(7.) Thomas Aquinas, On Kingship: To the King of Cyprus, trans. Gerald B. Phelan, revised with introduction and notes by I. T. Eschmann (1949; repr., Toronto: Pontifical pon·tif·i·cal
1. Relating to, characteristic of, or suitable for a pope or bishop.
2. Having the dignity, pomp, or authority of a pontiff or bishop.
3. Pompously dogmatic or self-important; pretentious. Institute of Medieval Studies, 1982), II, 3; 65.
(8.) Thomas Aquinas, Commentary on the Nicomachean Ethics, trans., C. I. Litzinger (Chicago: Henry Regnery, 1964), introduction, 2.
(9.) Augustine, Sermo 267, 4: PL 38, 1231D; cited in Catechism of the Catholic Church The Catechism of the Catholic Church, or CCC, is an official exposition of the teachings of the Catholic Church, first published in French in 1992 by the authority of Pope John Paul II. , 797, p. 211.
(10.) As Christendom abandoned this self-concept, J. E. S. Hayward perceptively commented (in an unpublished 1958 dissertation discovered recently by Thomas C. Kohler) that "[t]he vacuum left by the retreat of religion was provisionally occupied by the laic dogma of 'Solidarity.'" See Thomas C. Kohler, "The Notion of Solidarity and the Secret History of American Labor Law labor law, legislation dealing with human beings in their capacity as workers or wage earners. The Industrial Revolution, by introducing the machine and factory production, greatly expanded the class of workers dependent on wages as their source of income. ," Boston College Law School Research Paper no. 92, Buffalo Law Review 53, no. 3 (2005): 883--924.
(11.) John Paul II, Encyclical Letter Centesimus Annus (May 15, 1991), 25.
(12.) Margaret S. Archer, Realist Social Theory: The Morphogenetic Approach (Cambridge: Cambridge University Press Cambridge University Press (known colloquially as CUP) is a publisher given a Royal Charter by Henry VIII in 1534, and one of the two privileged presses (the other being Oxford University Press). , 1995).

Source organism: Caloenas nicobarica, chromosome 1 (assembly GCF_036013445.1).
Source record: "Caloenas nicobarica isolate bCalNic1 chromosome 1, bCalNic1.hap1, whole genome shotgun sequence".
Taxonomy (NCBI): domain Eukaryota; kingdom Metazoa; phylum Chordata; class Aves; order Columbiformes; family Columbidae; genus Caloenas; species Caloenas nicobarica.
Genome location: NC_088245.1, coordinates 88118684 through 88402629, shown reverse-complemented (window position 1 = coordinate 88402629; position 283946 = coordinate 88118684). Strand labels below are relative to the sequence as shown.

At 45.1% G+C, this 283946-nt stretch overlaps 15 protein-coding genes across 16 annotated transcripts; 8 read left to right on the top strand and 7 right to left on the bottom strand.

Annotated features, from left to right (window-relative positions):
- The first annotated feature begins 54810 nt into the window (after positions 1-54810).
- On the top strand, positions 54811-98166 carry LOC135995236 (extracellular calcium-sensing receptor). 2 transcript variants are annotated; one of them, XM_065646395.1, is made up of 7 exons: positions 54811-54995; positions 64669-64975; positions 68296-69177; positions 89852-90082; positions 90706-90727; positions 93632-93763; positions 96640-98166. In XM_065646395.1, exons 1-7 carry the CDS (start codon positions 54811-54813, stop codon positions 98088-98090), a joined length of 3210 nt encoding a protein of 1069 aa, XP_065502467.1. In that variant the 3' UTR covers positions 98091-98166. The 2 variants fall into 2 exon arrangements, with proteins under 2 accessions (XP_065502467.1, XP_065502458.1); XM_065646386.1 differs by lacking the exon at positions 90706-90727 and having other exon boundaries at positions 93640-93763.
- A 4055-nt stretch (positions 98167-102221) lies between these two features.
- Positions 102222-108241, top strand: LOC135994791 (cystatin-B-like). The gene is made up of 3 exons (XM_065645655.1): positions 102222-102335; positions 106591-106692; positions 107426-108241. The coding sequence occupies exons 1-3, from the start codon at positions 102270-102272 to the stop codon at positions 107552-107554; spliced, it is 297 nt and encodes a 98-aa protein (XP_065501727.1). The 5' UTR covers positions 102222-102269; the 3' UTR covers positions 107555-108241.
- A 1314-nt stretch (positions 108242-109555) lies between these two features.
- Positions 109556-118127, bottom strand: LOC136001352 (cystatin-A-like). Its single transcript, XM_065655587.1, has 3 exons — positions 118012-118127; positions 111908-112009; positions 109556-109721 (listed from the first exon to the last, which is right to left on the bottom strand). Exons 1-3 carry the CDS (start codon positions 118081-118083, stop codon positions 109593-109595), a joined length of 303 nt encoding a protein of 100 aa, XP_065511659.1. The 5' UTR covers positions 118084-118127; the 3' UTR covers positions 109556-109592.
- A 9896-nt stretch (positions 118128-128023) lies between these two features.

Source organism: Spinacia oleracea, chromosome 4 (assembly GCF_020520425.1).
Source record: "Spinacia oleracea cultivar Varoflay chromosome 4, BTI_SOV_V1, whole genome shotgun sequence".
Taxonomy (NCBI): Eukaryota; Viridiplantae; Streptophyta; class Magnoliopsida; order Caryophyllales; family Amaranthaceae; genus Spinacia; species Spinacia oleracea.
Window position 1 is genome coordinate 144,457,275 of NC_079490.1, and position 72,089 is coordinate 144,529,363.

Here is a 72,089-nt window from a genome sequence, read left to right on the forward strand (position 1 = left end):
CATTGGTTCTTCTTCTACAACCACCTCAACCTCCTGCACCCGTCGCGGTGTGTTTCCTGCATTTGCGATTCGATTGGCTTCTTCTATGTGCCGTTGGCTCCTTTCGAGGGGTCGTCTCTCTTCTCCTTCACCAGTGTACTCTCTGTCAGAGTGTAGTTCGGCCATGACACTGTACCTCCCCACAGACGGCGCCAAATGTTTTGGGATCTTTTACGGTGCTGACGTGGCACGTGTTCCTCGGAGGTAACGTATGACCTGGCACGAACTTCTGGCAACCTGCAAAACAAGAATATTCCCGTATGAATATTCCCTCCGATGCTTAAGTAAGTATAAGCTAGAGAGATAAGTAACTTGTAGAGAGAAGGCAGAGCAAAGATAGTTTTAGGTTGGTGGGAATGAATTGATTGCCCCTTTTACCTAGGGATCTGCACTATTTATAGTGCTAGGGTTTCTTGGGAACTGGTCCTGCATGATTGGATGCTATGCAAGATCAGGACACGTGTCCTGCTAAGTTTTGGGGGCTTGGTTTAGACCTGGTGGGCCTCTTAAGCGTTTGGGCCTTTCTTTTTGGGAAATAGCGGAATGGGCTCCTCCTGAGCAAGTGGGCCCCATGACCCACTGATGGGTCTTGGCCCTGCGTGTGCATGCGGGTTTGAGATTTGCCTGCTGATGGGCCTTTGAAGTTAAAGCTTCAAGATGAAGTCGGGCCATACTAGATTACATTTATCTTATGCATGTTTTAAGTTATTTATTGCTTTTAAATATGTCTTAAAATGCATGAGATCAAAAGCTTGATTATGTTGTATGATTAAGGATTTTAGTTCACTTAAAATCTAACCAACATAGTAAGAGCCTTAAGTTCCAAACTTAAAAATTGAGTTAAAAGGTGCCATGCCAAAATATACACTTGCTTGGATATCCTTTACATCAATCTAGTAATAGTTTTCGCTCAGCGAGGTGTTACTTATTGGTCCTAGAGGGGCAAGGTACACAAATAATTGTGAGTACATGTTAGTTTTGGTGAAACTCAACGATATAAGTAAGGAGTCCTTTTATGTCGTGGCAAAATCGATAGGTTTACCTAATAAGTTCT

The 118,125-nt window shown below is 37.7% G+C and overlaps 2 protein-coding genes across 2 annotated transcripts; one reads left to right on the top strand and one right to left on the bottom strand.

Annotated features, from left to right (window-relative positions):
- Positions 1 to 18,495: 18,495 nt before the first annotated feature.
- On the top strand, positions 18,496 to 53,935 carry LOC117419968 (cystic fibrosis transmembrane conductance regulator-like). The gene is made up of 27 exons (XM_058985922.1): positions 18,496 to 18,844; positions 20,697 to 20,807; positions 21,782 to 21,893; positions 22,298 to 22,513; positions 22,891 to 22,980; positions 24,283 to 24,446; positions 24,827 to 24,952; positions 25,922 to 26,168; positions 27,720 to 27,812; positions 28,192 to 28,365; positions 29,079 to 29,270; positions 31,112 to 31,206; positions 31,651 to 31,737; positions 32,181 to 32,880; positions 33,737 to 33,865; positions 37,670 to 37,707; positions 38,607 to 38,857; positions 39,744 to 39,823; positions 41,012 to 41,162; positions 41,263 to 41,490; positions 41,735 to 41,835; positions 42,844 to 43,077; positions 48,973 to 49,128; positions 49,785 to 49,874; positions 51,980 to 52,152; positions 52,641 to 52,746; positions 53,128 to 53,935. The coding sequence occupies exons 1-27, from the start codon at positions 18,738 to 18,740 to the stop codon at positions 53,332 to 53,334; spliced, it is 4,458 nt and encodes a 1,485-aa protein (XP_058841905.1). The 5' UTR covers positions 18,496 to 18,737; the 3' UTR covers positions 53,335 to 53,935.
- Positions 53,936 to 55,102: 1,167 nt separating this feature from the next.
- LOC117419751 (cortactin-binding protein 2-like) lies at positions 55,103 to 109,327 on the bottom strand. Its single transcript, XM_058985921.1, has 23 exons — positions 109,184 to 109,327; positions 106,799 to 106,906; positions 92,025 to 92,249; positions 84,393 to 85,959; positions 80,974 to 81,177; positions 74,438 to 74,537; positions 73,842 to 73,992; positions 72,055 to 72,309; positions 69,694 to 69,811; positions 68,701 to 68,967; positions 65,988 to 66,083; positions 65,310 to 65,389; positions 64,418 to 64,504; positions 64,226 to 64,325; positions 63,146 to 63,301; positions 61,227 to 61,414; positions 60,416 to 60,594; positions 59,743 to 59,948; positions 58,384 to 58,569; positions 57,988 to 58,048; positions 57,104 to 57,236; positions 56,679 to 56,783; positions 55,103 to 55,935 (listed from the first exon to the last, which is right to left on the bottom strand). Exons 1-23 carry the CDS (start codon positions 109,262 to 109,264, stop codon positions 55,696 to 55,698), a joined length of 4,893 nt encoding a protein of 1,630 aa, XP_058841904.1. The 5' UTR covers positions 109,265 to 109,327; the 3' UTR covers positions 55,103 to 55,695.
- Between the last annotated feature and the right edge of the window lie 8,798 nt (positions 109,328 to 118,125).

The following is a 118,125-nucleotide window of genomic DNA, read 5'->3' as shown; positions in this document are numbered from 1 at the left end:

(13.) Archer, Realist Social Theory, 3, 219.
(14.) Archer's footnote: Routledge and Kegan Paul, 1977.
(15.) Archer, Realist Social Theory, 231.
(16.) Archer, Realist Social Theory, 232.
(17.) Professor Finn's citation, without quotation, is "Pope John Paul II Pope John Paul II (Latin: Ioannes Paulus PP. II, Italian: Giovanni Paolo II, Polish: Jan Paweł II) born , Encyclical Letter Sollicitudo Rei Socialis Sollicitudo Rei Socialis is an encyclical written by Pope John Paul II on 30 December 1987. Sollicitudo Rei Socialis was written in regard to 'Social Concern' for the 20th anniversary of 'Populorum Progressio'. External links
(18.) Daniel K. Finn, "Nine Libertarian Heresies,'" "Heresy #4."
(19.) "How Comte Revised Aquinas's 'Map' of the Human Person (and Knowledge)," in John D. Mueller, Redeeming Economics: Rediscovering the Missing Element (Wilmington, DE: ISI ISI International Sensitivity Index, see there Books, 2010), table 4-1.